In September 2020, colonies of magnificent bryozoans were discovered in the river. [19]

Pollution

In early 2000, there was a sequence of serious pollution incidents originating from accidental industrial discharges in Romania. The first, in January 2000, occurred when there was a release of sludge containing cyanide from a Romanian mine and killed 2000 tons of fish. The second, from a mine pond at Baia Borsa, northern Romania, resulted in the release of 20,000 m3 (710,000 cu ft) of sludge containing zinc, lead and copper occurred in early March 2000. A week later, the third spill occurred at the same mining site at Baia Borsa, staining the river black, possibly including heavy metals. [20]

This series of incidents were described at the time as the most serious environmental disaster to hit central Europe since the Chernobyl disaster. Usage of river water for any purpose was temporarily banned and the Hungarian government pressed the Romanians and the European Union to close all installations that could lead to further pollution. [20]

Examination of river sediments indicates that pollution incidents from mines have occurred for over a century. [21]

Geography

Tributaries

The rivers of Tisza and Bodrog at Tokaj, from above River Tisza & Bodrog Tokaj.jpg
The rivers of Tisza and Bodrog at Tokaj, from above
The Tisza joins the Danube. 038 Titel, Knicanin, Tisa, Danube - Serbia.jpg
The Tisza joins the Danube.

The following rivers are tributaries to the river Tisza:

Cities and towns

The Tisza (Tisa) flows through the following countries and cities (ordered from the source to mouth):

See also

Related Research Articles

<span class="mw-page-title-main">Geography of Hungary</span> Landlocked country in East-Central Europe

Hungary is a landlocked country in East-Central Europe with a land area of 93,030 square km. It measures about 250 km from north to south and 524 km from east to west. It has 2,106 km of boundaries, shared with Austria to the west, Serbia, Croatia and Slovenia to the south and southwest, Romania to the southeast, Ukraine to the northeast, and Slovakia to the north.

<span class="mw-page-title-main">Harghita County</span> County of Romania

Harghita is a county (județ) in the center of Romania, in eastern Transylvania, with the county seat at Miercurea Ciuc.

Mureș (river) River in Eastern Europe

The Mureș is a 789-kilometre-long (490 mi) river in Eastern Europe. Its drainage basin covers an area of 30,332 km2 (11,711 sq mi). It originates in the Hășmașu Mare Range in the Eastern Carpathian Mountains, Romania, rising close to the headwaters of the river Olt, and joins the Tisza at Szeged in southeastern Hungary. In Romania, its length is 761 km (473 mi) and its basin size is 27,890 km2 (10,770 sq mi).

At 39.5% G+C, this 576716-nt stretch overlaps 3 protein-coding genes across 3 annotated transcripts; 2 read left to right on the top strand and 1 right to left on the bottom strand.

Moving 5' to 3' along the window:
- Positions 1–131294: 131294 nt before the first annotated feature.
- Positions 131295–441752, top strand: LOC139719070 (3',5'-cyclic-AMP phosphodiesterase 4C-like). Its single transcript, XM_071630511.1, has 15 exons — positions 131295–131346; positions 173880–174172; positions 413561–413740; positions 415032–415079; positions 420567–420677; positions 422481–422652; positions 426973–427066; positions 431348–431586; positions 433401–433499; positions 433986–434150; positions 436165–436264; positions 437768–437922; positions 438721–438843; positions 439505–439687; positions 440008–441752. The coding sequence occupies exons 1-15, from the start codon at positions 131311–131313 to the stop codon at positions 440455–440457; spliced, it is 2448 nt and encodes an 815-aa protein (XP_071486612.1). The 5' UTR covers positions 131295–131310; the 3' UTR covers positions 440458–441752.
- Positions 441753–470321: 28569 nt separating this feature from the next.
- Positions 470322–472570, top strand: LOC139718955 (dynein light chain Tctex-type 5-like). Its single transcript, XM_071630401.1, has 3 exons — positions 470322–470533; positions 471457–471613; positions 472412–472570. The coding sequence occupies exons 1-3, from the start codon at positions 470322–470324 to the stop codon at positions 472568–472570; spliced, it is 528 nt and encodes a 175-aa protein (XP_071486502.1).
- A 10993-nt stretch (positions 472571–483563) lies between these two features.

<span class="mw-page-title-main">Csongrád-Csanád County</span> County of Hungary

Csongrád-Csanád is the name of an administrative county in southern Hungary, straddling the river Tisza, on the border with Serbia and Romania. It shares borders with the Hungarian counties Bács-Kiskun County, Jász-Nagykun-Szolnok County and Békés. The administrative centre of Csongrád-Csanád county is Szeged. The county is also part of the Danube–Criș–Mureș–Tisa Euroregion.

Târnava River in Alba County, Romania

The Târnava is a river in Romania. It is formed by the confluence of the Târnava Mare and Târnava Mică in the town of Blaj. The Târnava flows into the Mureș after 23 km near the town of Teiuș. The two source rivers of the Târnava are the Târnava Mare and Târnava Mică, and its tributaries include the Tur, Izvorul Iezerului, Secaș, and the Dunărița. Its drainage basin covers an area of 6,253 km2 (2,414 sq mi).

Crasna (Tisza) River in Hungary: Szabolcs-Szatmár-Bereg, Romania and Hungary

The Crasna (Romanian) or Kraszna (Hungarian) is the name of a river in northwestern Romania and northeastern Hungary. The Crasna is a left tributary of the Tisza. Its source is in Transylvania, Romania, near the village of Crasna. It flows through the Romanian counties Sălaj and Satu Mare and the Hungarian county Szabolcs-Szatmár-Bereg. It flows into the Tisza in Vásárosnamény. Cities along the Crasna are Șimleu Silvaniei in Romania, Nagyecsed and Mátészalka in Hungary.

Săsar River in Maramureș County, Romania

The Săsar is a right tributary of the river Lăpuș in Maramureș County, Romania. It discharges into the Lăpuș in Bozânta Mare, southwest of Baia Mare. It is a medium-size river which flows through the cities of Baia Sprie and Baia Mare. Its length is 31 km (19 mi) and its basin size is 306 km2 (118 sq mi).

Someș River in Satu Mare, Romania and Hungary

The Someș is a left tributary of the Tisza in Hungary and Romania. It has a length of 415 km (258 mi), of which 50 km are in Hungary. The Someș is the fifth largest river by length and volume in Romania. The hydrographic basin forms by the confluence at Mica, a commune about 4 km upstream of Dej, of Someșul Mare and Someșul Mic rivers. Someșul Mic originates in the Apuseni Mountains, and Someșul Mare springs from the Rodna Mountains.

Someșul Mic River in northwestern Romania